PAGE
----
best practices for pouring wine

Pouring Wine At The Table: 8 Etiquette Rules

who this class is for

Restaurant guests, waiters and restaurant staff

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About this micro-class

Pouring wine is an art that complements the overall dining experience. With practice and attention to detail, you will master this elegant ritual, leaving a lasting impression on your guests.

Etiquette Rules for Pouring Wine

1. Pouring the First Taste

After opening the bottle and presenting the cork, pour the first taste.

Pour a small amount into the host’s glass. This allows them to assess the wine’s condition and confirm their satisfaction.

The host is usually the guest who ordered the wine. If you are unsure about who should taste the wine, politely ask “who is going to taste the wine?”

Hold the bottle at the base, with the label visible, and pour slowly and steadily.

2. Waiting for Approval

Wait for the host’s approval of the wine. Then, fill the host’s glass before pouring wine for the other guests.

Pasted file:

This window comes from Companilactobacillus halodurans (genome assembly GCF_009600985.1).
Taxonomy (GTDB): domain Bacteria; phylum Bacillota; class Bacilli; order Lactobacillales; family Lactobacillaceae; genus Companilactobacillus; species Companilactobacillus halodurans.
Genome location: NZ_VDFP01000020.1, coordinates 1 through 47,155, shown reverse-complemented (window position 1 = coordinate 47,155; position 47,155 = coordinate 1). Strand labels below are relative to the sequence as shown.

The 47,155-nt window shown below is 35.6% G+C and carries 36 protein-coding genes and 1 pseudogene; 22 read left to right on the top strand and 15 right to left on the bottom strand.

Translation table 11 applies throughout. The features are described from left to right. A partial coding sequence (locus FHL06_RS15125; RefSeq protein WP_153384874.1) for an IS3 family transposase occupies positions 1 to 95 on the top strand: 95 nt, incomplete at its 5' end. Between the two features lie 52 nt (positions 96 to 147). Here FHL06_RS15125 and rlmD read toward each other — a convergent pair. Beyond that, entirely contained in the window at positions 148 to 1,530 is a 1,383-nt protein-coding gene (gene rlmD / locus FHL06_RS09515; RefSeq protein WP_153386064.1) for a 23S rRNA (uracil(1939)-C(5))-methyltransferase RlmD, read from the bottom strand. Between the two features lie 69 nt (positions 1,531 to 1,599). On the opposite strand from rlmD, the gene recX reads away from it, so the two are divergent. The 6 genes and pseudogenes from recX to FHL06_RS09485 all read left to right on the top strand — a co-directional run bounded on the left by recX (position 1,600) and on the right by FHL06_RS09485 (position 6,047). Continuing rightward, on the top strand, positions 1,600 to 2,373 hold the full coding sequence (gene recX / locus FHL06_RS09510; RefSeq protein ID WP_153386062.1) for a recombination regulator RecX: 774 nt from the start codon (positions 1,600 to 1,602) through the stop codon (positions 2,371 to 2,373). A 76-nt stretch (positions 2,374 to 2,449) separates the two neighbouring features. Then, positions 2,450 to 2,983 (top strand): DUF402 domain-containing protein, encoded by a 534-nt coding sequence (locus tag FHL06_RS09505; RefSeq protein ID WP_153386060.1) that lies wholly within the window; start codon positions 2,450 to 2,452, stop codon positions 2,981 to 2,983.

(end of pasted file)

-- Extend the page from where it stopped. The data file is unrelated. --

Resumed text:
3. Pouring for the Guests

Pour for the ladies first, then the gentlemen, proceeding clockwise around the table.

Pour wine into the center of the glass, avoiding spillage.

Aim for approximately one-third full to allow for proper aeration. Don’t overfill the glasses.

4. Wiping the Bottle

After pouring, wipe the neck of the bottle with a clean cloth to remove any potential drips. This ensures a pristine presentation.

5. Pouring from the Right Side

The wine glasses must be placed to the right of the water glass, on the right side of each place setting.

Pour the wine from each guest’s right side to avoid crossing the guests and minimize the risk of spills.

6. Silent Service

While pouring, be attentive to the guest’s needs but avoid unnecessary conversation during this delicate moment.

7. Refilling Glasses

Be mindful of guests with empty glasses, and offer refills discreetly.

Remember, it’s preferable to slightly under-pour than over-pour. Guests can always request more.

8. Closing the Ritual

Once everyone’s glass is filled, step back with a nod and a discreet smile, ensuring you haven’t interrupted the conversation.

Test your knowledge with a quick test and earn a free micro-certificate

Shop for etiquette, behavioral, and contextual signs

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